National Electrical Installation Standards

Standards as High as Your Own

Tuesday, February 19, 2019


Re: CQD answer published Thursday, January 31, 2019 - Wire Terminations

1) Charlie, I believe the question for CQD, 1-31-2019 is referring to WAGOS. They are listed for both solid and stranded wires according to the information on the package. Tom Ekstrom

2) Hi Charlie, product spec for RTRT is also interesting in regards to the question about stranded versus solid wire under "lug nuts", even though the submitter did not specify the product he was talking about. Terminals of the wire-binding screw, setscrew, or screw-actuated back-wired clamping types are suitable for use with both solid and stranded building wires. Have a great day. Greg McMurphy

3) IMHO all mechanical electrical connections are "pressure connectors" regardless of how the "pressure" is created & maintained. Crimped connections maintain continued "pressure" on the elastic deformation of metal(s). Obviously, this excludes soldered or otherwise similar metallurgical joints.  Perhaps the definition in Article 100 can be more definitive (discriminating). Incidentally, you need to be complimented on the excellent job (service to the industry) you are doing giving continuity to what Charlie Trout started. R. Schneider, P.E.

4) What is meant by an upturned lug in 110.14 (A)? Josh Vinesett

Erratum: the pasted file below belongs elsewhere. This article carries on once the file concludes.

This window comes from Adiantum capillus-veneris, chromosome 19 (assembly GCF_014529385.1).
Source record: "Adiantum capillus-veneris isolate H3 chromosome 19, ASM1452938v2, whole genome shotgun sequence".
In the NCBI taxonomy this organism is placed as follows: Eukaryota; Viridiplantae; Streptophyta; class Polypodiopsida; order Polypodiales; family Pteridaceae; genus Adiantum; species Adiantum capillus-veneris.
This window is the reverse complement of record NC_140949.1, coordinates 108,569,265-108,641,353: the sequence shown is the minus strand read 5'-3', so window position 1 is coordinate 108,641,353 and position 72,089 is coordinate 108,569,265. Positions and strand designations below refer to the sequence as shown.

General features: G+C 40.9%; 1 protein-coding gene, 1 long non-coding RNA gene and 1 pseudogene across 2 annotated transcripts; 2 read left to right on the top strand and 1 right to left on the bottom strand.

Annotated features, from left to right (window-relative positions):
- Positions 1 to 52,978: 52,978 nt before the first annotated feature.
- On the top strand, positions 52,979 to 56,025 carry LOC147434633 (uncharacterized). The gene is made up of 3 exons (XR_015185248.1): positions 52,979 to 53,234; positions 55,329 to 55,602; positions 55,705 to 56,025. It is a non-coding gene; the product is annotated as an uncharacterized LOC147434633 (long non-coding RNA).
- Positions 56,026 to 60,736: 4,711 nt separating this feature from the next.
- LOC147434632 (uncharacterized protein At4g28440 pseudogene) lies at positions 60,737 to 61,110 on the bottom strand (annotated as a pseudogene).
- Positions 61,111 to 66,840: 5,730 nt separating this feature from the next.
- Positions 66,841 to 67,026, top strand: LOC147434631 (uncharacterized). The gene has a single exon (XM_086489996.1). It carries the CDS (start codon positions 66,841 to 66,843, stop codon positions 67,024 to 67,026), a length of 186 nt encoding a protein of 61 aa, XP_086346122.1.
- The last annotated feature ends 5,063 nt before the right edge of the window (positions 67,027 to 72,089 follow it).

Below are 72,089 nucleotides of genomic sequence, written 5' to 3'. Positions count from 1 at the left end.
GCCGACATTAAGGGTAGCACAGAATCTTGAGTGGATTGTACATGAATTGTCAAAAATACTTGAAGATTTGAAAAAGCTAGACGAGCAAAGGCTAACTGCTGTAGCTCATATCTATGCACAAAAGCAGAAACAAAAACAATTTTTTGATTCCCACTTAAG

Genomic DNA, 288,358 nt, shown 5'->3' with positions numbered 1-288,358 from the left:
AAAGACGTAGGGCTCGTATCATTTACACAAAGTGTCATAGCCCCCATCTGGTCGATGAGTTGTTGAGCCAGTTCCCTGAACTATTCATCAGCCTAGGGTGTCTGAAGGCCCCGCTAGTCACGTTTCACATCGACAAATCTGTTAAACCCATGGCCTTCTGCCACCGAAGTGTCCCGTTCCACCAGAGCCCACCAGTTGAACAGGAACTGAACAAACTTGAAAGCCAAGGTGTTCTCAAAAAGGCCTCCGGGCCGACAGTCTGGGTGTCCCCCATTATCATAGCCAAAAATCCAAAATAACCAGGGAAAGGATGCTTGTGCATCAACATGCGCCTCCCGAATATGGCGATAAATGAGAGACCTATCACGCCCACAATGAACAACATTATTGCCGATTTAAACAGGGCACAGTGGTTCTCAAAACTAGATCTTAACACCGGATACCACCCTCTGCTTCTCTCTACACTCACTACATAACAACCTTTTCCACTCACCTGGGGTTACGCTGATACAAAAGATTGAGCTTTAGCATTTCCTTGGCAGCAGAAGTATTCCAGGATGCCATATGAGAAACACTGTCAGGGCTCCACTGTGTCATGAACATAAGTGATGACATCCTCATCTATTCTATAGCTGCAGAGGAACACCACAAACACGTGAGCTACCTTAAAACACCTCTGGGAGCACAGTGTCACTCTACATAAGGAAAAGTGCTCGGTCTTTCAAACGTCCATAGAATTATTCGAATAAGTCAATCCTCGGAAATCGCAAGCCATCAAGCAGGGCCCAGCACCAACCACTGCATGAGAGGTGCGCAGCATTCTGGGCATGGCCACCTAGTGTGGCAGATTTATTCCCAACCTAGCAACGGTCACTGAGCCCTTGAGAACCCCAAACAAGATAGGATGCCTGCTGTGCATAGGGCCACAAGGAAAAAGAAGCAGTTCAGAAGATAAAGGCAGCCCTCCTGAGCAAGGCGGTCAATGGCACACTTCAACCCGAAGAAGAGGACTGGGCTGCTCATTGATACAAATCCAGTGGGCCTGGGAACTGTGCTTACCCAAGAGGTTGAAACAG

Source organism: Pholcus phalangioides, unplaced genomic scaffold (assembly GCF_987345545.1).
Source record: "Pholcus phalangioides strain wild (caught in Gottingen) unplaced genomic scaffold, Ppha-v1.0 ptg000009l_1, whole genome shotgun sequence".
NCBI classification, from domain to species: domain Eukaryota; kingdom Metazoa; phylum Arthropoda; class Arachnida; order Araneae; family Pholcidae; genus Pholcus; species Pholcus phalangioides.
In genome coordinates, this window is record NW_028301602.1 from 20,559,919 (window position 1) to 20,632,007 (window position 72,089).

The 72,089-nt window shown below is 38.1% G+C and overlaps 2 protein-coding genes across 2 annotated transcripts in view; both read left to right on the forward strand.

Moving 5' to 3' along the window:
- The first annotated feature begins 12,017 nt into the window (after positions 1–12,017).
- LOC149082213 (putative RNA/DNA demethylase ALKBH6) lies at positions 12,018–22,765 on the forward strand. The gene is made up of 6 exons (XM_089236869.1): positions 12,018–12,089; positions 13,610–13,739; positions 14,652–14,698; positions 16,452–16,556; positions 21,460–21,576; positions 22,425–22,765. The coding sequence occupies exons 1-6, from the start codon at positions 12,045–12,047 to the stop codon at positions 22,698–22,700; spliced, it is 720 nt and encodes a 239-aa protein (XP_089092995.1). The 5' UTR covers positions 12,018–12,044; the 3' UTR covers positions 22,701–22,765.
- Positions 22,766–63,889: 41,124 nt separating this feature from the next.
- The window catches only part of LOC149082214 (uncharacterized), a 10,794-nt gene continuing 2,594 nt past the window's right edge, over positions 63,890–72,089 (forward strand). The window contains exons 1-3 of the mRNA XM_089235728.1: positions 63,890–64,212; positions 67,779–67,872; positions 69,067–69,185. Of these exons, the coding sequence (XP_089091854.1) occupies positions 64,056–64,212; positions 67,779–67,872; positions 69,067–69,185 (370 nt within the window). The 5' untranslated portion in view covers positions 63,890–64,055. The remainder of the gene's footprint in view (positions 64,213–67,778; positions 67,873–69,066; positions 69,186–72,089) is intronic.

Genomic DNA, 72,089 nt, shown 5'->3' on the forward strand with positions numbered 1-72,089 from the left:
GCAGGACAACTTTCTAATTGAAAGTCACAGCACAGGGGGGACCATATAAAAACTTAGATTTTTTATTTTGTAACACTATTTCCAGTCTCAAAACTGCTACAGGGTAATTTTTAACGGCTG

Hey all y'all, thanks for your comments and the kind words.

1) Instructions on product packages can be very helpful and must be followed as stated in 110.3(B). Not all termination types are suitable for both solid and stranded wire.

2) You did the research on product spec we were hoping for. The specific type of terminations you mention are suitable for both solid and stranded wire.

3) Correct, crimped, set screw, wire binding screws are all examples of pressure connectors (Connector, Pressure) as that term is defined in Article100.

4) An upturned lug is typically used do describe a termination with the surface the conductor is placed on (plate) is bent upwards at the corners. A screw is usually provided that is used to secure the conductor.

ABOUT CQD: NECA’s Code Question of the Day (CQD) is a leading National Electrical Code® forum for NECA and the industry. The CQD generates a lively dialogue and relative practical and Code-based responses to an ever-increasing and interactive audience.

IMPORTANT NOTICE: All answers are based on the latest edition of the National Electrical Code®, unless the question requests a response based on a specific edition. This correspondence is not a formal interpretation of the NEC®. Any responses expressed to the questions are opinions and do not necessarily represent the official position of NECA, NFPA, or any technical committee. In addition, this correspondence is neither intended, nor should it be relied upon, to provide professional consultation or services.

ABOUT CHARLIE: Charles M. Trout, better known as Charlie, was a nationally known NEC® expert and author. He served on several NEC® technical committees and is past chairman of CMP-12. In 2006 Charlie was awarded the prestigious Coggeshall Award for outstanding contributions to the electrical contracting industry, codes and standards development, and technical training. Charlie was also a member of NECA’s Academy of Electrical Contracting. Charlie’s experienced team of industry experts keep the CQD dialogue and discussions active and informative in the spirit of the man himself, as he wanted.

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